Network infrastructure has come a long way in 30 years, when the first generation cellular network, 1G, was launched and people began to connect wirelessly. But it still has a long way to go. Now, there are 20 billion connected devices, and just in 5 years, that number is expected to double. Accordingly, monthly mobile data traffic is expected to octuple in 5 years, growing from 14 EB (exabyte) to 110 EB, with the average data traffic per smartphone growing from 2.9GB to 16GB. Needless to say, network infrastructure will need to evolve to match such an exponential growth in data consumption, and it will need to evolve fast.
But will telecom infrastructure sustain such exponential growth in wireless traffic? With upcoming femtocells, LTE-U stations, and 5G, the general trend in cellular network is downsizing coverage area per cell tower while increasing radio frequency to accomplish higher bandwidth. To provide widespread coverage, more cell towers are required; the cost of which comes directly out of customers pockets through mobile data plans.
Could the solution lie with Wi-Fi? With advent of Wave 2 and MU-MIMO, Wi-Fi technology has been continuously improving, but Wi-Fi’s heavy reliance on hardware and infrastructure has stayed the same. Ubiquitous, universal Wi-Fi coverage does not exist providing Wi-Fi at scale is simply too expensive for most venues and municipalities, and this will not change. To meet customers’ growing demand, venues and municipalities suffer and will continue to suffer from hardware installation, upgrade, relocation, and management costs. As opposed to telecom, with Wi-Fi, the burden simply shifts from customers to businesses.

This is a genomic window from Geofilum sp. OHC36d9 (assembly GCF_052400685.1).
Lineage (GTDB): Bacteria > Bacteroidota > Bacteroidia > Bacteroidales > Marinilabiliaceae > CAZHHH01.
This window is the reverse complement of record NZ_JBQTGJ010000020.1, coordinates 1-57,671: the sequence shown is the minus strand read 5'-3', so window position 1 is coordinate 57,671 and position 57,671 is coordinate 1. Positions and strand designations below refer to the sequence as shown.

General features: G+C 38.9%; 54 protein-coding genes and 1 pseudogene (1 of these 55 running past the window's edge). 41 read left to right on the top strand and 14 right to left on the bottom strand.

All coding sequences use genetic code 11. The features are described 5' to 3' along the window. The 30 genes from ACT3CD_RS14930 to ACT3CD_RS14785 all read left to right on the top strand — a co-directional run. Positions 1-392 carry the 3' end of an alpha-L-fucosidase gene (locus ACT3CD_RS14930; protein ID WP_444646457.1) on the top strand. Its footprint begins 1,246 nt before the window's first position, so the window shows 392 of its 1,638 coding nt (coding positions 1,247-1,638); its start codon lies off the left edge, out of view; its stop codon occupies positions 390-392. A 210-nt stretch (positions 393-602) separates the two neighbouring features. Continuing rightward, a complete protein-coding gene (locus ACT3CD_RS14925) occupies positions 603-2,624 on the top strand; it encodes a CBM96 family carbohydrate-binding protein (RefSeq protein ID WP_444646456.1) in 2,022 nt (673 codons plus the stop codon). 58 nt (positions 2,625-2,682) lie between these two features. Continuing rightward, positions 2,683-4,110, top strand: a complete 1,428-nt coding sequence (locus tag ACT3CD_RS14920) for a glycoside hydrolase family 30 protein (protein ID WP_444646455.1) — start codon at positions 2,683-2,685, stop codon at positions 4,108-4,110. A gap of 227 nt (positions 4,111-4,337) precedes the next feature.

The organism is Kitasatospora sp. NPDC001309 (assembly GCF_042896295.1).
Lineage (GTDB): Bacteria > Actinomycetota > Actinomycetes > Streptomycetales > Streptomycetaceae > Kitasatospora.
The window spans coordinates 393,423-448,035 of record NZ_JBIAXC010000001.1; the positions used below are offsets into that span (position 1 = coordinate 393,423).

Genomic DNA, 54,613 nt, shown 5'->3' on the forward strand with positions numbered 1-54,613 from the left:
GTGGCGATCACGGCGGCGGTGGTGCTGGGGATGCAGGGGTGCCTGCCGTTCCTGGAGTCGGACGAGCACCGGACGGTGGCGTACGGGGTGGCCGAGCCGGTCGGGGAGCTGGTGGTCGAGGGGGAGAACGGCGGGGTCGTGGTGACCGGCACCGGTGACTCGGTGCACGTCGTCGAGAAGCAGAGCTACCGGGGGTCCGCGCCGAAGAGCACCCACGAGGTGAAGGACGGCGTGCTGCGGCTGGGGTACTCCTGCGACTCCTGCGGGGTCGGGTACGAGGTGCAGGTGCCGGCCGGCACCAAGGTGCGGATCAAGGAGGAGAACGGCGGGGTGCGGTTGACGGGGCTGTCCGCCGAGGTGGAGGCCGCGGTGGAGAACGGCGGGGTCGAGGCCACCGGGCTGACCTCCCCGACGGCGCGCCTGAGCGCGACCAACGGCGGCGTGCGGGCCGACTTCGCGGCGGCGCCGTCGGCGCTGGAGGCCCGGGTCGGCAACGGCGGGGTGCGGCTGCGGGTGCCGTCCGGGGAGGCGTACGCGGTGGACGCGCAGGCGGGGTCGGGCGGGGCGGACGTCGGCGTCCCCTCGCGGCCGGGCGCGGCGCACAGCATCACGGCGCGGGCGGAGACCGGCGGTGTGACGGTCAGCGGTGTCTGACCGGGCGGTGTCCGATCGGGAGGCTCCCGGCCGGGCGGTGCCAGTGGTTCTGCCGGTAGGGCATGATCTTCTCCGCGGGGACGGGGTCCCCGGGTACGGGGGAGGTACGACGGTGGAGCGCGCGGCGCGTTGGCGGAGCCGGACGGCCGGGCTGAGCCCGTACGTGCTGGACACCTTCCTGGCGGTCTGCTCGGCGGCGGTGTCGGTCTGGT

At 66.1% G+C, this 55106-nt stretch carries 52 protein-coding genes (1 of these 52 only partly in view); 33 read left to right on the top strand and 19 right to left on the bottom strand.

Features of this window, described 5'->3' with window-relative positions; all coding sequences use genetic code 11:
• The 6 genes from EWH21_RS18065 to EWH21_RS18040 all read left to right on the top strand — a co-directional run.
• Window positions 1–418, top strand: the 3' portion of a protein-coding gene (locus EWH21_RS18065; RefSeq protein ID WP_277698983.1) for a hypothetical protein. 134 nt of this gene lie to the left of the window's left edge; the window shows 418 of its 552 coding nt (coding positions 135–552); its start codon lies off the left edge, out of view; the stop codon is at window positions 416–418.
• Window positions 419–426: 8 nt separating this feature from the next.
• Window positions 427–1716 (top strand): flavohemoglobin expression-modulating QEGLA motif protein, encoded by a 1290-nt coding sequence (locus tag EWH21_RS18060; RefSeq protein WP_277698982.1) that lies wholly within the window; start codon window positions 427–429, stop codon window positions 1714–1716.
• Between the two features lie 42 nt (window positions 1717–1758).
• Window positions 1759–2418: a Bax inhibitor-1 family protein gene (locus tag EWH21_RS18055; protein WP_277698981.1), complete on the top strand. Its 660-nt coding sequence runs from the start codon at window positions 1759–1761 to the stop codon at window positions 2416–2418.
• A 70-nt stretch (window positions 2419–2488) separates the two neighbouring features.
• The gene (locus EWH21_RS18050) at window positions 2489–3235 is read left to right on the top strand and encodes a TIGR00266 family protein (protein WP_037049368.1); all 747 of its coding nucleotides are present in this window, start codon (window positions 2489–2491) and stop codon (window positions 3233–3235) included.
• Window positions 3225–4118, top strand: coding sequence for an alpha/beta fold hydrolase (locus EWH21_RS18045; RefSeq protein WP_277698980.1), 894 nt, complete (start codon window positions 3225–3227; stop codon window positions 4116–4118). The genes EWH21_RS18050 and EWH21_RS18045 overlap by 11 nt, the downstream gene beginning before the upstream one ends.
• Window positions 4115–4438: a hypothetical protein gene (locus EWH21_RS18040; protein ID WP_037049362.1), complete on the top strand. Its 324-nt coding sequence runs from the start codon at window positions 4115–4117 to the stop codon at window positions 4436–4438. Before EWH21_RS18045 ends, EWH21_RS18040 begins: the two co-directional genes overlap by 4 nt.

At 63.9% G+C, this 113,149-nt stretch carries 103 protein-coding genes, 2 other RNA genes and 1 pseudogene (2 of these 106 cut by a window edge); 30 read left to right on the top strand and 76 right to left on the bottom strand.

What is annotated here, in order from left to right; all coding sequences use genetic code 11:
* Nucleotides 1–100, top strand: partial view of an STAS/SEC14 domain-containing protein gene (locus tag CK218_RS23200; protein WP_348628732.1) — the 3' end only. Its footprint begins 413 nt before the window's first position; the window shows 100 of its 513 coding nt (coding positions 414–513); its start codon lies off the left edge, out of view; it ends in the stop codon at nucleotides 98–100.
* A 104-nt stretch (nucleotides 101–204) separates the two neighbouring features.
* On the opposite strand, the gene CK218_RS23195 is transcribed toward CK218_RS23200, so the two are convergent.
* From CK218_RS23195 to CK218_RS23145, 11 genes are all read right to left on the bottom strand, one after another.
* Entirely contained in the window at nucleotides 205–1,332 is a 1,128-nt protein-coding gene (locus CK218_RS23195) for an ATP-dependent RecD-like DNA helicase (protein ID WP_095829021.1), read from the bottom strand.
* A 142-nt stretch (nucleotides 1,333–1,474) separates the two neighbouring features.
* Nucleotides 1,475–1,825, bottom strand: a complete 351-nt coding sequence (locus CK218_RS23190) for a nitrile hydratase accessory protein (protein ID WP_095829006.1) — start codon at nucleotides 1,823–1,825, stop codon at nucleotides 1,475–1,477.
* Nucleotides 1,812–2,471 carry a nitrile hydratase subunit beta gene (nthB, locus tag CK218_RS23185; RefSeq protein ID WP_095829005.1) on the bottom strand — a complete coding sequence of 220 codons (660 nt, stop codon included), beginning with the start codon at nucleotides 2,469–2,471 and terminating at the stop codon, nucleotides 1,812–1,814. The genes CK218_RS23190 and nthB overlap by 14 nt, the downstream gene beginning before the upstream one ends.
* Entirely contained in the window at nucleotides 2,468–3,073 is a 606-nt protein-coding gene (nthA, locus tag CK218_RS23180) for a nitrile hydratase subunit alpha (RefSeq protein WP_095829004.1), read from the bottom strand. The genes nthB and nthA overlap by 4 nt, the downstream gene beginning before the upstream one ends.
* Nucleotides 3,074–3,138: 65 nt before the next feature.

Is there a way to eliminate the burden of infrastructure reliance?
What if we spread internet access through the most ubiquitous hardware that is always up-to-date with most recent wireless technology and has latent bandwidth and computing power to spare?
If we wirelessly connect smartphones and build a decentralized mesh network, we no longer need to depend on centralized infrastructure and incur burdensome hardware costs. Consumers would no longer need to pay as much for data, and businesses would need less Wi-Fi infrastructure to provide widespread coverage. Internet could be accessed at the trivial cost of the everyday users’ latent bandwidth.
This is the first step towards a decentralized internet, the next generation of the internet. This is what Anyfi is building. Imagine everything connected: phones, computers, televisions, automated cars, etc.; all participants of a completely decentralized internet. Everyone would have free internet access without dependence on telecom companies and underlying infrastructure.
Anyfi was founded with the dream of a people-powered internet accessible by anyone, anywhere, anytime. We’d love if you joined us on this journey.
-Brian Jang, CEO & Founder-